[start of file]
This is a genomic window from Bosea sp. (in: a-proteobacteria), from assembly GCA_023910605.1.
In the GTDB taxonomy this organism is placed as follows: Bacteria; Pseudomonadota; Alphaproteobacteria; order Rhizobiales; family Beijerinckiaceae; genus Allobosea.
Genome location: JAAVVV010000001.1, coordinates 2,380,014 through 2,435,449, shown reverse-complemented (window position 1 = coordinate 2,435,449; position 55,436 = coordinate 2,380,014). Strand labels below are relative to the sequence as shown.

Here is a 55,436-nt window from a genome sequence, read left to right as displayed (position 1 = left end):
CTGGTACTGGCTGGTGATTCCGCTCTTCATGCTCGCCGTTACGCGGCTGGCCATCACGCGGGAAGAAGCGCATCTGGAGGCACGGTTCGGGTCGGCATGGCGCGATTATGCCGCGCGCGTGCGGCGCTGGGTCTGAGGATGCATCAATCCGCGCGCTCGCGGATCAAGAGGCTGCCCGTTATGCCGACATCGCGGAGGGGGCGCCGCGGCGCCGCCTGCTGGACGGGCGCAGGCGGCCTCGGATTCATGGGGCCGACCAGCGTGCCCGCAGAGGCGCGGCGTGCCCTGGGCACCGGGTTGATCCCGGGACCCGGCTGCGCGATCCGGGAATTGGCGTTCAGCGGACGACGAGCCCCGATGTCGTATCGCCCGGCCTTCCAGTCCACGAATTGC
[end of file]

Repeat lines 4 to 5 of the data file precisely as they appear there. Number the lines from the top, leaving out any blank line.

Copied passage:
Here is a 55,436-nt window from a genome sequence, read left to right as displayed (position 1 = left end):
CTGGTACTGGCTGGTGATTCCGCTCTTCATGCTCGCCGTTACGCGGCTGGCCATCACGCGGGAAGAAGCGCATCTGGAGGCACGGTTCGGGTCGGCATGGCGCGATTATGCCGCGCGCGTGCGGCGCTGGGTCTGAGGATGCATCAATCCGCGCGCTCGCGGATCAAGAGGCTGCCCGTTATGCCGACATCGCGGAGGGGGCGCCGCGGCGCCGCCTGCTGGACGGGCGCAGGCGGCCTCGGATTCATGGGGCCGACCAGCGTGCCCGCAGAGGCGCGGCGTGCCCTGGGCACCGGGTTGATCCCGGGACCCGGCTGCGCGATCCGGGAATTGGCGTTCAGCGGACGACGAGCCCCGATGTCGTATCGCCCGGCCTTCCAGTCCACGAATTGC